The UK could boost its GDP by £80bn if the employment rate among its older workers was as high as it is in Sweden, according to research by PwC released today.
Britain is currently ranked 19th in the OECD for employment, earnings and training among people aged over 55, with a score of 61.2 in PwC's latest Golden Age Index.
This is below the average score of 62.9, and well behind Iceland's tally of 98.8, while the UK also lags behind countries like New Zealand, Israel, and Estonia in the index.
"As the number of people over 55 continues to grow steadily and life expectancy increases, the UK needs to make it as easy as possible for people to continue working for longer," PwC chief economist, John Hawksworth, said.
"Reforming pension systems and providing financial incentives to encourage later retirement will be key to governments increasing the number of older workers."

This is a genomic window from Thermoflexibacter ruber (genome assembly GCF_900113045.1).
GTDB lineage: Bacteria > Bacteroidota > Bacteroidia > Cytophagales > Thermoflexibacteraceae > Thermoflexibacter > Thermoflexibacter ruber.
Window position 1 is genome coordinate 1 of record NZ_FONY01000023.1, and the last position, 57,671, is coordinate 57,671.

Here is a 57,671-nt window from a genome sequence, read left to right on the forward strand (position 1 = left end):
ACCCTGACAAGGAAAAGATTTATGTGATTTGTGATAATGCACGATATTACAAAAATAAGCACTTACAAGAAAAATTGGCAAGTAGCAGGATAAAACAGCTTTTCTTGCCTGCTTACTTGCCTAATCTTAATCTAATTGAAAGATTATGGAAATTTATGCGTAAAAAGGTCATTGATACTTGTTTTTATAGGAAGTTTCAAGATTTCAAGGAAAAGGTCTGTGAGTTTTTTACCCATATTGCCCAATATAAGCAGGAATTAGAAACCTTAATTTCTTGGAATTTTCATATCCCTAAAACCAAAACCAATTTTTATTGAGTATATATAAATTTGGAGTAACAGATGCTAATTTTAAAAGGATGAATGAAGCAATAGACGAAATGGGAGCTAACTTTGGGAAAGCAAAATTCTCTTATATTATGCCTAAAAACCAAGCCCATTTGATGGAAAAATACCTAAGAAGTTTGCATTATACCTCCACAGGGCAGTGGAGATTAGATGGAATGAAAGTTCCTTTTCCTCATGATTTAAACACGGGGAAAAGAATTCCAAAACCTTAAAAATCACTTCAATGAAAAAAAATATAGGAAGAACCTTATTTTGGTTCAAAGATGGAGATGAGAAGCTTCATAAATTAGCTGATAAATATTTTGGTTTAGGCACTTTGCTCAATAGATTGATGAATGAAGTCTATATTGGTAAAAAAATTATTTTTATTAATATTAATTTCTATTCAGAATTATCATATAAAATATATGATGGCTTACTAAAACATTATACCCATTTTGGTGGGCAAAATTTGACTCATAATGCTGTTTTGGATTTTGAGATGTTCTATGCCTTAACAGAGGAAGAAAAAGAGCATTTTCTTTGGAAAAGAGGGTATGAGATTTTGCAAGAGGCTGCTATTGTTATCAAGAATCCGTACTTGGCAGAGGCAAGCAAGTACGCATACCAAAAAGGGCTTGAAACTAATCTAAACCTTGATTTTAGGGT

The average employment rate among 50-65 year-olds in the UK is 70%, however, there are regional differences, with the South East recording a rate of 74.5%, compared with 63.6% in Northern Ireland.
In addition, employment is higher in older men than women, while the gender pay gap also increases with age, from an average of £28 per week for 22-29 year-olds, to £153 for those aged 50-59.
"Measures to combat age discrimination and support lifetime learning in the face of rapid digital and technological progress are also required," Hawksworth added.
The top 20 countries in PwC's Golden Age Index are shown below:
Turkey is ranked bottom of the 34 countries studied, while Luxembourg, Slovenia, Greece, and Belgium complete the bottom five.
Across the OECD as a whole, PwC estimate that GDP could be boosted by $2trn if the employment rate among over-55s was as high as it is in Sweden, with Greece seeing a potential 16% increase, and the US around 3%.
"The life experience of older workers and the skills they have acquired throughout their career make them hugely valuable to the modern workforce," PwC global people and organisation leader, Carol Stubbings, said.
"To build on this, leading employers will offer older workers opportunities for development, including reverse mentoring schemes on digital skills and apprenticeships.
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